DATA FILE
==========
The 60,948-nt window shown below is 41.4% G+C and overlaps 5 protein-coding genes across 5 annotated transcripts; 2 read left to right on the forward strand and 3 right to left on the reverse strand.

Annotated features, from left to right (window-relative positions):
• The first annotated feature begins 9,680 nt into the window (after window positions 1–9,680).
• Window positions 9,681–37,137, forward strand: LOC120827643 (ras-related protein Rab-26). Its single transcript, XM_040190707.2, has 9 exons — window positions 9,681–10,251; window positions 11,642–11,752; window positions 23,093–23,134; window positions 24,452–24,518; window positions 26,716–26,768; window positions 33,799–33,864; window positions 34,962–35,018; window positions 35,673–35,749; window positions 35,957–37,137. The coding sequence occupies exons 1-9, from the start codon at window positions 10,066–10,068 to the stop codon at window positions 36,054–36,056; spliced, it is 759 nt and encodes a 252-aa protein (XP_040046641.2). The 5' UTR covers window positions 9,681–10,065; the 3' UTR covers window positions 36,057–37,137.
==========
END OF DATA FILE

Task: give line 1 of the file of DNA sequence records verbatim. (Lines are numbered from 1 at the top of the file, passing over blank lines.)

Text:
The 60,948-nt window shown below is 41.4% G+C and overlaps 5 protein-coding genes across 5 annotated transcripts; 2 read left to right on the forward strand and 3 right to left on the reverse strand.